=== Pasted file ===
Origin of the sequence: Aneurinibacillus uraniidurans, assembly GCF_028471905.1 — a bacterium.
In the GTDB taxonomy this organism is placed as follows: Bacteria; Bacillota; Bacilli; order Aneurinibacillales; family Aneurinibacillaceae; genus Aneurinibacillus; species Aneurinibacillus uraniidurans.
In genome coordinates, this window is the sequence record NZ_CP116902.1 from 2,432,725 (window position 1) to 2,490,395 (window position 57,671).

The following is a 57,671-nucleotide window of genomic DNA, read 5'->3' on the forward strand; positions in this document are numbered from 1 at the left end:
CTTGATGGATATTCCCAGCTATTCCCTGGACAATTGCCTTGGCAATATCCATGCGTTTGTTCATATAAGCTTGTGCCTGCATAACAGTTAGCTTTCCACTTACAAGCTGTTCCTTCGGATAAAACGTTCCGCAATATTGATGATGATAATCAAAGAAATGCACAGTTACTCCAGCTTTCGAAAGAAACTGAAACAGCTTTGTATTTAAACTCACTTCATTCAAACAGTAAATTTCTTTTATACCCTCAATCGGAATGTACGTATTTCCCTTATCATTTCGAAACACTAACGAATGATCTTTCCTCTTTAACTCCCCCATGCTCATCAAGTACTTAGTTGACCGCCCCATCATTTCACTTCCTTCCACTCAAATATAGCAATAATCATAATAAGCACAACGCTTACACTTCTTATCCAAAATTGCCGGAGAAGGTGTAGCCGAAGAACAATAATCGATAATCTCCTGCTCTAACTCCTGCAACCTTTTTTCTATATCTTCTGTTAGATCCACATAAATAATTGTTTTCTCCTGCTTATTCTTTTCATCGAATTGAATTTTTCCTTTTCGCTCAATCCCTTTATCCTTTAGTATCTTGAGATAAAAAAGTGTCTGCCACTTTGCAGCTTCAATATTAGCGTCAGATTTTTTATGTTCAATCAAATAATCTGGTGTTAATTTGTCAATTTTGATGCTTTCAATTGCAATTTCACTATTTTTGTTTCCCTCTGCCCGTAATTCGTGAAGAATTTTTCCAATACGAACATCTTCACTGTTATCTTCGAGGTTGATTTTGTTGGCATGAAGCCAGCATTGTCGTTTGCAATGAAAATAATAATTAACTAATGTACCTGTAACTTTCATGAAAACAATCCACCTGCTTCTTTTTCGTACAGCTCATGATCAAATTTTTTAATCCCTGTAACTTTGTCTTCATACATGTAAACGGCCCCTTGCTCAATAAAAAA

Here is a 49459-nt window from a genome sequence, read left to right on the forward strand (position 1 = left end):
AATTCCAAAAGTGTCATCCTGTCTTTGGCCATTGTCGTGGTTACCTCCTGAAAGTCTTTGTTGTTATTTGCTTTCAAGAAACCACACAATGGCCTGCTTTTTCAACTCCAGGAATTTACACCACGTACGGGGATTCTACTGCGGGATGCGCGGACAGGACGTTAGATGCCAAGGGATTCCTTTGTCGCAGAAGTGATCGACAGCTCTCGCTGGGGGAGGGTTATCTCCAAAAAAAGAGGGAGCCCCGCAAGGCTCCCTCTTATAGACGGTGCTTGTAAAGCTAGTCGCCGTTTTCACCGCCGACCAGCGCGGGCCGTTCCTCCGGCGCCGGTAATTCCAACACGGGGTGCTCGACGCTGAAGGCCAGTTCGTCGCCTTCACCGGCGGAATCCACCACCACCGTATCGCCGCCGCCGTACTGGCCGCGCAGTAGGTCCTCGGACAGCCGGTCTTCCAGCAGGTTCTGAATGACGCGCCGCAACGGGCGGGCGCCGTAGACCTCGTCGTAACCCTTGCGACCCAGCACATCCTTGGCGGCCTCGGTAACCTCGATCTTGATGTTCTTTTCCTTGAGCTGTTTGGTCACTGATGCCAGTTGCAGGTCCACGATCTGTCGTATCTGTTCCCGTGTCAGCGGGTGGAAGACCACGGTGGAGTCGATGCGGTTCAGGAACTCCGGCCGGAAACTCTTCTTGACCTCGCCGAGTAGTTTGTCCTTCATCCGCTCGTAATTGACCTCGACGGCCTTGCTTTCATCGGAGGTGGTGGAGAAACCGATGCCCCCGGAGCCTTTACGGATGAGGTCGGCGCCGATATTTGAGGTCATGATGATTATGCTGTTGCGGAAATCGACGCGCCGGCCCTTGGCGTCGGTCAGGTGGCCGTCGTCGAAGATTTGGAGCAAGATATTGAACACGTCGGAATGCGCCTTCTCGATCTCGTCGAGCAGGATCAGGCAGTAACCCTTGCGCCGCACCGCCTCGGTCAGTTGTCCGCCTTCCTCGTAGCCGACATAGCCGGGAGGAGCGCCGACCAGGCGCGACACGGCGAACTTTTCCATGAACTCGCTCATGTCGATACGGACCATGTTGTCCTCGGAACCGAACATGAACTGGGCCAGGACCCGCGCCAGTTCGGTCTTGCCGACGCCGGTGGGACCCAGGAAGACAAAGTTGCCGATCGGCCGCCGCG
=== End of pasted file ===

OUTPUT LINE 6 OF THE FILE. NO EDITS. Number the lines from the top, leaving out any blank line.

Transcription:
Here is a 49459-nt window from a genome sequence, read left to right on the forward strand (position 1 = left end):